Daniel Dresibach lecture finds Founding Fathers drew from the Bible
“How did religion affect how the United States was founded?” was the question on the table during a presentation by Daniel Dreisbach, researcher, American University professor and author on how politics and religion have interacted in history.
“I don’t think we can adequately understand our constitutional tradition or the historic events that produced our great political experiment in self-government of liberty under law without referencing the Bible,” Dreisbach said.
“This is an annual lecture series that is dedicated to the education, research and public engagement in the historical traditions of the United States of America and Western civilization. … The objectives are to increase the knowledge and appreciation of the political, religious and economic heritage of this nation and the West,” interim chair of the Department of History Toni Alexander said. She introduced the Oxford University doctor of philosophy.
Dreisbach said he hoped to cover the material in his latest book, “Reading The Bible with the Founding Fathers,” beginning by making the connection between the references in thinking people of the 18th century made to the Bible. The language and phrases of the King James Bible heavily influenced the discourse and communication of the citizens of America at the time. If a family possessed one book, it was the Bible.
Both the “pious and those who were deeply skeptical” among the Founding Fathers, Dreisbach said, made reference to the Holy Bible in their writing. According to his research, the Bible accounted for more of the thinking of the time than any other school of thinking, with one-third of literary references from 1760 to 1805 coming from the Bible.
The Founding Fathers were interested in parts of the Bible, such as Exodus, for its story of the Israelites escaping a tyranny relatable to their own, Dreisbach said. Dreisbach said he would use the presentation to look at whether the uses of the Bible were rhetorical or theological, and whether or not they were meaningful.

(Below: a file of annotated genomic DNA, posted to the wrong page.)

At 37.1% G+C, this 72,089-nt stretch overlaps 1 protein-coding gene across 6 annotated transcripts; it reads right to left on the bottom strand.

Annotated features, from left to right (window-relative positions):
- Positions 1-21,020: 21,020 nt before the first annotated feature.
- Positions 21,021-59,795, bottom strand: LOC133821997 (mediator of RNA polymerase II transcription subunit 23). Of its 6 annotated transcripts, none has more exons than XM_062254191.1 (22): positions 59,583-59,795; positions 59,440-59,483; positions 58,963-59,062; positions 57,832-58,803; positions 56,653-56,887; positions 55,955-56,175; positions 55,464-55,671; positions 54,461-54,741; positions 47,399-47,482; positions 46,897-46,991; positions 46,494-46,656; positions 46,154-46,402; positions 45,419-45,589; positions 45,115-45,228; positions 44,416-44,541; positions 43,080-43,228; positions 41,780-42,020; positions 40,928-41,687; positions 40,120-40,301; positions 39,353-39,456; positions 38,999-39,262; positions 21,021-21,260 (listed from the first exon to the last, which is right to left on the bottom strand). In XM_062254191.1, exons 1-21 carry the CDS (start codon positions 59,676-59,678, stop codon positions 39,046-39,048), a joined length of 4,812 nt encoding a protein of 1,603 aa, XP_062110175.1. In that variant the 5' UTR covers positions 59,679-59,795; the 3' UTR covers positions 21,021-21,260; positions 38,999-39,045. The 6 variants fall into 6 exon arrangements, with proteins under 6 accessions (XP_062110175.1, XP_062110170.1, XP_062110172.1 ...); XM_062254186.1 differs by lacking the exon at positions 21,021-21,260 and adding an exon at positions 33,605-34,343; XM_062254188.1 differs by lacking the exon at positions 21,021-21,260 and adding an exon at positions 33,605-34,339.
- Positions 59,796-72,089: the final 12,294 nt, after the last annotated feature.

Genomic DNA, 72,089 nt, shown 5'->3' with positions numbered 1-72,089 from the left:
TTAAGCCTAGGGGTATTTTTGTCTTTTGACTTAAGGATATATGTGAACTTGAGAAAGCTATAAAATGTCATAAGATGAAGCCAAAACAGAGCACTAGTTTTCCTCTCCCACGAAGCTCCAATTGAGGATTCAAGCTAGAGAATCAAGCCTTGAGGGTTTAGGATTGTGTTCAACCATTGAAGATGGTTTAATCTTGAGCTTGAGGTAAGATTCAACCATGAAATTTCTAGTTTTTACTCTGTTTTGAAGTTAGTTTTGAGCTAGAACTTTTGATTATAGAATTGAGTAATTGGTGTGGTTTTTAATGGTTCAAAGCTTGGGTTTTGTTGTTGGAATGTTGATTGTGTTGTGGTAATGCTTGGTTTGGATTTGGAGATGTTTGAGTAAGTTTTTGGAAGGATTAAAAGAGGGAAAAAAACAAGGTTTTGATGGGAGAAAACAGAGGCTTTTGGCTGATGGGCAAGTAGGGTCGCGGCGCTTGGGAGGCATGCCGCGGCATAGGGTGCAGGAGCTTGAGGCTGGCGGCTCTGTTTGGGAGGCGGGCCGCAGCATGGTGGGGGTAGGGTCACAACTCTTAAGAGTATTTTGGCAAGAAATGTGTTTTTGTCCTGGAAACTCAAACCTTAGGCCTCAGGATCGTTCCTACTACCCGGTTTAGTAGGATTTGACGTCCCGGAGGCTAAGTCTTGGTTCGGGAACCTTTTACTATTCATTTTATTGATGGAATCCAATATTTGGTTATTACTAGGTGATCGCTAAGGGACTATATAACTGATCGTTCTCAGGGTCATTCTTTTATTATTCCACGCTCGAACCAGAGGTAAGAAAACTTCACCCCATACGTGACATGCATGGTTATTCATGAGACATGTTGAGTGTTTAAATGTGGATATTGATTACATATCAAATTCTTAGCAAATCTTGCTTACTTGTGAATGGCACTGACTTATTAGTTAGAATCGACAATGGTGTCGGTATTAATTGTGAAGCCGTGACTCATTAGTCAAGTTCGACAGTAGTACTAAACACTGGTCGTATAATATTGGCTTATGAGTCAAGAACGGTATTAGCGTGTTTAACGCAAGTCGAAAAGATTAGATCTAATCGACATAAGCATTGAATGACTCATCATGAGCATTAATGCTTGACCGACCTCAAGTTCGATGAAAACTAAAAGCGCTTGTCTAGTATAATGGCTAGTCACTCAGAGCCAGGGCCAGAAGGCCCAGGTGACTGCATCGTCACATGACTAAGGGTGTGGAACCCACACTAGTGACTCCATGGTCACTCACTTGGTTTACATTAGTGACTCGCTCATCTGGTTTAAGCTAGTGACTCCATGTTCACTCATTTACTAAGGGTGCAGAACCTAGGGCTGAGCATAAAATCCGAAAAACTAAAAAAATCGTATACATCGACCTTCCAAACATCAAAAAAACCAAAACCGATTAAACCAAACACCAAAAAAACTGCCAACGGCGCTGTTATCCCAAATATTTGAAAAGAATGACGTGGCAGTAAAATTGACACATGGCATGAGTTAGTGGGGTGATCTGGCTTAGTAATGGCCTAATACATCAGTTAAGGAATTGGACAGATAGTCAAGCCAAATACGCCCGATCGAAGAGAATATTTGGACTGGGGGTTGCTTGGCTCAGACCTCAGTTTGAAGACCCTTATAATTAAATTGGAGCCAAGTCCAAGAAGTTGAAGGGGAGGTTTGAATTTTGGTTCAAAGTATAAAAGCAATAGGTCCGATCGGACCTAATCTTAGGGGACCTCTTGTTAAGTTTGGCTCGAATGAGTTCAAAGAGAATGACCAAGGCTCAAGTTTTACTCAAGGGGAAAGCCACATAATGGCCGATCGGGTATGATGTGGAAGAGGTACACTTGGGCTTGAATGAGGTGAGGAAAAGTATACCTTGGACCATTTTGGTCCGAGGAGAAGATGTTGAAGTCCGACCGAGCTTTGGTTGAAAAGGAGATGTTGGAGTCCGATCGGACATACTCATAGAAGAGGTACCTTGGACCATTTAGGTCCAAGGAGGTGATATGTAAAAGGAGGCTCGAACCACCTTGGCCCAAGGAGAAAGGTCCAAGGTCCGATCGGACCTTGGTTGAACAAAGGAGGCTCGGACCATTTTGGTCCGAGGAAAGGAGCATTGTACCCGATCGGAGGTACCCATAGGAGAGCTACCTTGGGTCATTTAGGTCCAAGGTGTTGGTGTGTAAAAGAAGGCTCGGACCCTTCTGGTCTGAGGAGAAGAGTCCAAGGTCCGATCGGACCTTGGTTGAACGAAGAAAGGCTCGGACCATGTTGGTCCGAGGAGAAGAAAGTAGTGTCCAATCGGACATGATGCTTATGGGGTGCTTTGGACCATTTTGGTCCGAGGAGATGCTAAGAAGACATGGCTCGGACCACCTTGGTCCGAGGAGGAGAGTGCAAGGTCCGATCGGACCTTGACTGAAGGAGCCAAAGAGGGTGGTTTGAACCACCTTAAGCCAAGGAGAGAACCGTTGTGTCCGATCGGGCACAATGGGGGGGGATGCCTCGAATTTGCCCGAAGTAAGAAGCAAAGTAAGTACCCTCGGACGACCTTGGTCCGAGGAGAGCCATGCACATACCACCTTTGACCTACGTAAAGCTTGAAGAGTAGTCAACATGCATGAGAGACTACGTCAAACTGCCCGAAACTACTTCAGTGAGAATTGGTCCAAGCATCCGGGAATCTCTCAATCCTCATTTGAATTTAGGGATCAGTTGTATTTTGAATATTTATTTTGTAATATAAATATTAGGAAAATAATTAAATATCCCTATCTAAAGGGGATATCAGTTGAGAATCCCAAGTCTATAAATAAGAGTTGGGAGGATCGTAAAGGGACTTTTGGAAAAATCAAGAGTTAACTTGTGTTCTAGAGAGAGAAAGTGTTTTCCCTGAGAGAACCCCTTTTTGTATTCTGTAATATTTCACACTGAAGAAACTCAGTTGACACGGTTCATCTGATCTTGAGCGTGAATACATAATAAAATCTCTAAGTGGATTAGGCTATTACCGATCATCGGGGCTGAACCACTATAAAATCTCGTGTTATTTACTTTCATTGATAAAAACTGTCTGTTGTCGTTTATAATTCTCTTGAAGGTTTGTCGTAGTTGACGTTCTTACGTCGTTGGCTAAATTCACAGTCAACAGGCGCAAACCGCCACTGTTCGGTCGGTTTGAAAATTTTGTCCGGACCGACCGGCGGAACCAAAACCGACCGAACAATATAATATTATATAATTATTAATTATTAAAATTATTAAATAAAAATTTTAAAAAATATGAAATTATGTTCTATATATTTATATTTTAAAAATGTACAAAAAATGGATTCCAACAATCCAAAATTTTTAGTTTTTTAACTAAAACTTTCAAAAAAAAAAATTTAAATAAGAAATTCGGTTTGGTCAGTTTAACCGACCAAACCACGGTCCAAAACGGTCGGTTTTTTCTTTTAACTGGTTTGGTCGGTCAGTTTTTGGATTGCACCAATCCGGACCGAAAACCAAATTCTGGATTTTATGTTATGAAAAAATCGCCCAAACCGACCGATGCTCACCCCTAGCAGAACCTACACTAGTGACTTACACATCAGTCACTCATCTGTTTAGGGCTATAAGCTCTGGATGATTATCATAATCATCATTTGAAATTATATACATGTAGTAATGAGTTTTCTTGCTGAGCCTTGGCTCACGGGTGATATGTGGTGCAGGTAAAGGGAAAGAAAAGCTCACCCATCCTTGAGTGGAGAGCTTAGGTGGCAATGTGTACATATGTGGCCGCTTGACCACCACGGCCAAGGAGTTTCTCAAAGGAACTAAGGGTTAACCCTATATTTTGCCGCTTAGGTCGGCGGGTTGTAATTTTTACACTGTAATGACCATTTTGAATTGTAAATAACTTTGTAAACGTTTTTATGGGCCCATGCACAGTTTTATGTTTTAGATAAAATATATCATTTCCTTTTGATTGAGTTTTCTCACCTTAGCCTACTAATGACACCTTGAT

“There is a tendency among scholars today to discount or even dismiss the influence of the Bible in the founding culture, in the lives of the Founders and their founding project,” Dreisbach said.
Many scholars have said the American Revolution occurred during a more secular era, directly in between the two Great Awakenings in America, Dreisbach said.
“I suspect that we could walk across campus here to the library and find many books, maybe many shelves of books on how John Locke or Montesquieu founded America. … Yet I suspect we would be hard-pressed to find even a handful of books on the Bible’s influence on the American founding,” Dreisbach said.
Many also looked to the Bible for insight into human nature. The doctrine of original sin, or the idea that humans have a natural state of or tendency for corruption, affected how the Founders viewed and debated the shape of the government. He said this outlook, featured in the Federalist Papers, caused them to develop separations of power, oaths of office, and the federalist levels of authority.
Dreisbach said Americans viewed the Hebrew commonwealth of the Old Testament as an excellent model on which to base their new government, especially the Hebrew system of checks and balances between prophet, priest and king.
Article I, Section 7 of Constitution, which provides the president with 10 days to veto a bill excluding Sundays, Dreisbach said is a clear reference to the Sabbath day, which is set aside for rest. Article III, Section 3 requires two witnesses for a case of treason on trial, which is drawn from Deuteronomy 17:6, requiring testimony from two to three witnesses in trial. The 5th Amendment’s ban on double jeopardy Dreisbach finds routed in Nahum 1:9.
“‘The Bible is the most republican book in the world,’” Dreisbach said, quoting John Adams. He went on to say Adams meant there was much for a modern republic like America to learn from the tribe of Israel’s form of government and the virtuous teaching of civil life described in the New Testament.
The Bible’s moral teachings, as the Founders saw it, would teach Americans to govern themselves, which was essential to a stable republican government. Dreisbach quoted Continental Congress delegate David Ramsey, who he said many called the first great historian, in giving the debatable point, “Remember that there can be no political happiness without liberty, that there can be no liberty without morality, and that there can be no morality without religion.”
Although she said she was not very religious, sophomore majoring in historic preservation and audience member Cassie Prock said she enjoyed the presentation and thought his reasoning on the “context of the time period” as it was influenced by the Bible was “fantastic.” Prock also said she disagreed with the idea religion is necessary for morality, but his presentation helped to show how they believed that in their own time.
In closing, Dreisbach urged the audience to read and study the Constitution, and to gain understanding of it through reading the Bible.